The World Science Fiction Society is closer to cliques than to governments. It has specific rules and written procedures for how the Hugo awards are determined, but, as the recent Hugo kerfuffle demonstrates, there are clearly unspoken rules of behavior expected by the group I’ve termed “the new traditionalists,” which has dominated the proceedings and award selection process for at least two decades.

Just in the past few days, author and editor Eric flint offered an essay describing, with statistics, the change in F&SF “literary”/award standards and how the field has changed from one where there was considerable overlapping between “popular” fiction and the works getting awards to one where there is very little, if any. This change suggests that “story” alone is no longer as important a factor in determining “excellence.”

The “sad puppies” were formed by a loose group of writers and fans who felt, rightly or wrongly, that the new traditionalists were sacrificing “story” to other factors such as diversity and gender issues in determining what represented the “best” in F&SF. They raised the issue, and, predictably, because they constituted the minority of those voting, were effectively ignored and their concerns dismissed and minimized. So, after several years, this past year, they came up with a “slate,” something that was not prohibited (and, in fact, probably could not be prohibited in any way that would be effective).

Immediately, Vox Day, aka Theodore Beale, came up with an even more radical “rabid puppies” slate, out of motives that appear to be far more grounded in self-interest, and possibly gaining lots of publicity for his small publishing house and the authors he publishes.

At this point, the new traditionalists and their supporters expressed outrage, and have continued to do so, claiming that the puppies “gamed the system,” despite the fact that what the puppies did was well within the written rules. Why such an outpouring of outrage? Because the method used broke the tacit and unwritten rules accepted and followed by the new traditionalists.

What is continually overlooked in this kerfuffle is that the sad puppies expressed a concern, which was overlooked and minimized. Exactly why did they have any incentive to follow unspoken rules which they believe put them at a disadvantage in expressing their concerns?

This underlying conflict then provided Vox Day with the perfect opportunity to “self-publicize” and gain a platform he could not have possibly gained in almost any other way… as well as, incidentally, to further negate the actual underlying issues originally expressed by the “sad puppies.” The reaction to his acts clearly confirmed that there are unspoken rules and that the majority of Hugo voters did not like others breaking those rules. Whether the Hugo majority actually represents the feelings of the majority of F&SF readers is also another question, because even the massive increase in the voting membership of WorldCon represents less than one percent of all fantasy and science fiction readers.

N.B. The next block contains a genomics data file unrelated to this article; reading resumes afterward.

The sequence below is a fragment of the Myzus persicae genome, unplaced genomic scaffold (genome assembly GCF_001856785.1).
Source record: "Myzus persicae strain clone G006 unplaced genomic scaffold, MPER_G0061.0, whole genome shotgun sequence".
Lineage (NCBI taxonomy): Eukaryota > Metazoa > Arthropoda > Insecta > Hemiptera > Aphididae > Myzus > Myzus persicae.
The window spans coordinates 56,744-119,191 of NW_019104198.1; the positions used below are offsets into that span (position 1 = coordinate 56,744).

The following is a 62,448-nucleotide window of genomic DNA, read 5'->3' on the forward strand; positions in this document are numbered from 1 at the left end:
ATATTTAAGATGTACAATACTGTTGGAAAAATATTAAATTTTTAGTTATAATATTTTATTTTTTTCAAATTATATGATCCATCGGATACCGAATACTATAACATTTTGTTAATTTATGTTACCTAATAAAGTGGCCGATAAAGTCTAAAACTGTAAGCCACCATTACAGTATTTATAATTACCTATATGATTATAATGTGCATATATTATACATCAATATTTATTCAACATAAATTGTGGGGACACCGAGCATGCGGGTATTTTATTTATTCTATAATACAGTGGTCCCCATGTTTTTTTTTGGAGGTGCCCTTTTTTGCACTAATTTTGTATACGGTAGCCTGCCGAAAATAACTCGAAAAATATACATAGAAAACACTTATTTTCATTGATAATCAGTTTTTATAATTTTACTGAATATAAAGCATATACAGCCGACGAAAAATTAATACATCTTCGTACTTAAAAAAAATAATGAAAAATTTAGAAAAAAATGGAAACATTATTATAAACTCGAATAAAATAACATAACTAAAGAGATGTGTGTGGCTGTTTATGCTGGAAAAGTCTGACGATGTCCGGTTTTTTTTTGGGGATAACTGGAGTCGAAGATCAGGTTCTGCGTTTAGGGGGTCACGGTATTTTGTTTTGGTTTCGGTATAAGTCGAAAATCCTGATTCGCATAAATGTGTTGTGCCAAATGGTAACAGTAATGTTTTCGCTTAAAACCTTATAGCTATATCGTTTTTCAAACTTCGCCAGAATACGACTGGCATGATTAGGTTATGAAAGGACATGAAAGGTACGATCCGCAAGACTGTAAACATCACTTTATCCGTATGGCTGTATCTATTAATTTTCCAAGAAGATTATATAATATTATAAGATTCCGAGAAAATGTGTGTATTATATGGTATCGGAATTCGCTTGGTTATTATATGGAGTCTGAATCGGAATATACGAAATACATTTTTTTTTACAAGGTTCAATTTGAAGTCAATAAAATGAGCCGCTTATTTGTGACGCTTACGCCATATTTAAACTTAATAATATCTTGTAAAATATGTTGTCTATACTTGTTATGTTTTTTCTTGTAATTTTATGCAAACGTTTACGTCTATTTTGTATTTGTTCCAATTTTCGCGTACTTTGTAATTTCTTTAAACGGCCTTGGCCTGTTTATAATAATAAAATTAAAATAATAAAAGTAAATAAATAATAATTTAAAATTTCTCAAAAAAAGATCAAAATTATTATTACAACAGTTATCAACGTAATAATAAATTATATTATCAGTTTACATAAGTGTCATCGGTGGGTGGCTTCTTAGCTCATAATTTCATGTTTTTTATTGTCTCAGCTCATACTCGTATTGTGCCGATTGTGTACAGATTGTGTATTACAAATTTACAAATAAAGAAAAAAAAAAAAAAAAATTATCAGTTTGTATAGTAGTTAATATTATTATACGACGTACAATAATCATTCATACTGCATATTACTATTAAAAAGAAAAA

In any case, the fact is that the unspoken rule against “slates” has been broken, and if the new traditionalists and their supporters do not greatly increase their participation in the initial nominating process, something that a number of others have already stated, the same sort of slate versus anti-slate confrontation could happen again next year. And if it does, the only “winner” will be Vox Day.

We have two groups with very different perspectives on what constitutes excellence. Each believes the other is wrong, misguided, or the like. Those on each side can argue quite logically their viewpoint. The problem is that, all too often, people with fixed mindsets believe absolutely and firmly that their understanding of a situation is the only way it can be accurately perceived. It has nothing to do with whether one is liberal or conservative, or any other social outlook. It has to do with a certain firmness of thought, described as “principled” by each of themselves, while describing their opponents as misguided or unprincipled.

In the case of the Hugos, as I see it, and I’ve certainly been criticized for the way I see it, there is some truth in both the cases of the “sad puppies” and the “new traditionalists.” [I have to say that I don’t see much truth or objectivity in the points of the “rabid puppies,” but perhaps my mindset just doesn’t accept what seems to be hateful provocation or use of hate to self-publicize.] And, as I’ve said before, not only do I think the field is big enough for both viewpoints, but the sales of a range of authors prove that rather demonstrably.

Yet each side is contending that the other did something hateful and discriminatory, largely because one side refused to abide by unspoken rules that they believed minimized their concerns. In the end, the other aspect of groups that this conflict illustrates, again, is why unspoken rules tend to be superseded by written procedures in larger groups.

One thing I have observed over a moderately long life is that when two sides both feel so strongly, usually neither is as “right” as it professes… and until each addresses the other’s concerns in some fashion, the conflict will persist – unless one side just destroys the other, which has certainly happened in human history.